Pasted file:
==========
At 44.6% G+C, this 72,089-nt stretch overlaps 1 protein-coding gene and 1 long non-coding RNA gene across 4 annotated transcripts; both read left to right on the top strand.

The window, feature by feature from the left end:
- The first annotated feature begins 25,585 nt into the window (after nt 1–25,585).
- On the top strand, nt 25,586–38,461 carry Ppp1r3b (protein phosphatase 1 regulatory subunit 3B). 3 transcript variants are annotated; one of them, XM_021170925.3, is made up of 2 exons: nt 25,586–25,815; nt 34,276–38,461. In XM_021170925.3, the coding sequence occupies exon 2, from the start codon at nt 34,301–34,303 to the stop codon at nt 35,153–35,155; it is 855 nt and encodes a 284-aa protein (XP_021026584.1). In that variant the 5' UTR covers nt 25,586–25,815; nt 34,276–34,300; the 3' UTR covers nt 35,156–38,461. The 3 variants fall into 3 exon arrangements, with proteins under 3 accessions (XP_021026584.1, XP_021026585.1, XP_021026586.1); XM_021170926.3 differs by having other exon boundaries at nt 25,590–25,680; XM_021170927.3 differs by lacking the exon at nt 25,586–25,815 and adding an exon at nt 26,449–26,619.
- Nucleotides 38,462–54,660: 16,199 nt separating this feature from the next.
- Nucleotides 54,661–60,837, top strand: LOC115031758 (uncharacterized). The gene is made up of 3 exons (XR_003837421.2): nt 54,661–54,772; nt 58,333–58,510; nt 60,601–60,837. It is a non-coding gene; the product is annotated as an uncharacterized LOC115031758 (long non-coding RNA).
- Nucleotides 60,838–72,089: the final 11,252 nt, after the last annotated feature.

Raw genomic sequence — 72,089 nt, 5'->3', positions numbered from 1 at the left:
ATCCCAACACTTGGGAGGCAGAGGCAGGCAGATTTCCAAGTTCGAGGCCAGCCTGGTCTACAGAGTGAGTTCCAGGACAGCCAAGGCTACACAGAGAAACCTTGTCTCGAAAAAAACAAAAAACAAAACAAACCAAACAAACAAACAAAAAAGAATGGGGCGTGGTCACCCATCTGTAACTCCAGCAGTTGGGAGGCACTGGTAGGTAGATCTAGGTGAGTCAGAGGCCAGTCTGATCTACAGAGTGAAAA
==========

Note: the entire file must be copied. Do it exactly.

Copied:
At 44.6% G+C, this 72,089-nt stretch overlaps 1 protein-coding gene and 1 long non-coding RNA gene across 4 annotated transcripts; both read left to right on the top strand.

The window, feature by feature from the left end:
- The first annotated feature begins 25,585 nt into the window (after nt 1–25,585).
- On the top strand, nt 25,586–38,461 carry Ppp1r3b (protein phosphatase 1 regulatory subunit 3B). 3 transcript variants are annotated; one of them, XM_021170925.3, is made up of 2 exons: nt 25,586–25,815; nt 34,276–38,461. In XM_021170925.3, the coding sequence occupies exon 2, from the start codon at nt 34,301–34,303 to the stop codon at nt 35,153–35,155; it is 855 nt and encodes a 284-aa protein (XP_021026584.1). In that variant the 5' UTR covers nt 25,586–25,815; nt 34,276–34,300; the 3' UTR covers nt 35,156–38,461. The 3 variants fall into 3 exon arrangements, with proteins under 3 accessions (XP_021026584.1, XP_021026585.1, XP_021026586.1); XM_021170926.3 differs by having other exon boundaries at nt 25,590–25,680; XM_021170927.3 differs by lacking the exon at nt 25,586–25,815 and adding an exon at nt 26,449–26,619.
- Nucleotides 38,462–54,660: 16,199 nt separating this feature from the next.
- Nucleotides 54,661–60,837, top strand: LOC115031758 (uncharacterized). The gene is made up of 3 exons (XR_003837421.2): nt 54,661–54,772; nt 58,333–58,510; nt 60,601–60,837. It is a non-coding gene; the product is annotated as an uncharacterized LOC115031758 (long non-coding RNA).
- Nucleotides 60,838–72,089: the final 11,252 nt, after the last annotated feature.

Raw genomic sequence — 72,089 nt, 5'->3', positions numbered from 1 at the left:
ATCCCAACACTTGGGAGGCAGAGGCAGGCAGATTTCCAAGTTCGAGGCCAGCCTGGTCTACAGAGTGAGTTCCAGGACAGCCAAGGCTACACAGAGAAACCTTGTCTCGAAAAAAACAAAAAACAAAACAAACCAAACAAACAAACAAAAAAGAATGGGGCGTGGTCACCCATCTGTAACTCCAGCAGTTGGGAGGCACTGGTAGGTAGATCTAGGTGAGTCAGAGGCCAGTCTGATCTACAGAGTGAAAA